кўрганмасман
the pronunciation кўрганамасман can also be heard but it is never written this way.

in the interrogative form the question particle -ми is put before the second person personal endings:
ўқиганмисан, ўқиганмисиз.
in the third person plural it can be put before or after:
ўқиганмилар/ўқиганларми?

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Postby zhiguli » 2006-11-10, 7:08

celcar has podcasts for their uzbek course online:

http://www.indiana.edu/~celcar/media/uz ... poduz.html

hear other foreigners butcher the uzbek language!

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Postby gothwolf » 2007-02-10, 22:16

Hm... I didn't see anywhere to be mentioned how to form the plural forms of adjectives and nouns... Is there someone here who's able to explain this, please ?!? :roll:

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Postby zhiguli » 2007-02-11, 7:52

i haven't been studying for awhile so i don't know how much use i can be, but:

the plural suffix is -лар, and is added without any change to a word
врач doctor врачлар doctors
гул flower гуллар flowers


afaik, adjectives only decline as independent words, i.e. not modifying a following noun.

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Postby zhiguli » 2007-03-03, 13:35

as mentioned above, i've put my uzbek studies on hold. but i did get up to lesson 32 (of 80) and will post whatever notes i have, depending on the response.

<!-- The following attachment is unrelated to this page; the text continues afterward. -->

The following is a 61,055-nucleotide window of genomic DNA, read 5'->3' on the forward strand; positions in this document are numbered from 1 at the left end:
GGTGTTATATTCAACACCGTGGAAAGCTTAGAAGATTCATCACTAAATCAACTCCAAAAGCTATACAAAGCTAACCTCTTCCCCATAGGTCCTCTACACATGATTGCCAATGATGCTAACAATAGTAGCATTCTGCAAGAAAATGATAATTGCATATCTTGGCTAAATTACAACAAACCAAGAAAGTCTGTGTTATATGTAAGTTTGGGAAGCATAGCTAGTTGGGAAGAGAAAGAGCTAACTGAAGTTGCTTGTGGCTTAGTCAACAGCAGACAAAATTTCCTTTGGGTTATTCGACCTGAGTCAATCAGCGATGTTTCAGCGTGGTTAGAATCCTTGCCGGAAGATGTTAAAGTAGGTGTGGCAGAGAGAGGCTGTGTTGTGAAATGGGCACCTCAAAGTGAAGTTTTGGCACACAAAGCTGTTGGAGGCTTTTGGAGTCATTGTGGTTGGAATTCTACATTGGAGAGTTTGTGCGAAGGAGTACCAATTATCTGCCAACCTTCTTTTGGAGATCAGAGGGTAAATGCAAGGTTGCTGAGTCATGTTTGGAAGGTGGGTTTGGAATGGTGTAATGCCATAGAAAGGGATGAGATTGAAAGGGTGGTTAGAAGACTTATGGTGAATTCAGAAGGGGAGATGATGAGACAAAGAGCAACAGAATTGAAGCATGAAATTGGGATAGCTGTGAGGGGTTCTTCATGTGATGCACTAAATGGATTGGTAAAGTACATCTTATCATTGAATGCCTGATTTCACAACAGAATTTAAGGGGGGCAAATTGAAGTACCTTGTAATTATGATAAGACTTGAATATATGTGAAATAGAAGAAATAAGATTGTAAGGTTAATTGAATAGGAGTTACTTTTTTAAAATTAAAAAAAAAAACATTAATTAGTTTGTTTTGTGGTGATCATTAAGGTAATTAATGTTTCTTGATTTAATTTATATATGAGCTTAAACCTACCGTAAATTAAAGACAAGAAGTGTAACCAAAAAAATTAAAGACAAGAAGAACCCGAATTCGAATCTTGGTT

those who might want to practise their uzbek on real live uzbeks can try at this forum. some threads about uzbek and other turkic languages can also be found in the language corner.

lessons 9/10

the suffix -дан has the general sense of "from".

сиз рецептни кимдан оляпсиз? from whom do you get the prescription?

recapping the case endings learned so far:

ким who
кимни who(m) (definite direct object)
кимга to whom
кимда in/on whom
кимдан from whom

when adding -ни the pronouns мен and сен the final -н of the pronoun drops off: мени, сени.
when adding -га/-да/-дан to the third person pronoun у a buffer -н- is inserted between the suffix and the pronoun: унга, унда, ундан.

some more examples:
ким кетяпти? -мен кетяпман. who is coming? -i am coming.
қиз кимни чақиряпти? -қиз мени чақиряпти. who is the girl inviting? the girl is inviting me.
қиз кимга нон беряпти? -қиз менга нон беряпти. to whom is the girl giving bread? -the girl is giving bread to me.
кимда ручка бор? -менда ручка бор. - who has a pen (lit. on whom is there a pen)? i have a pen.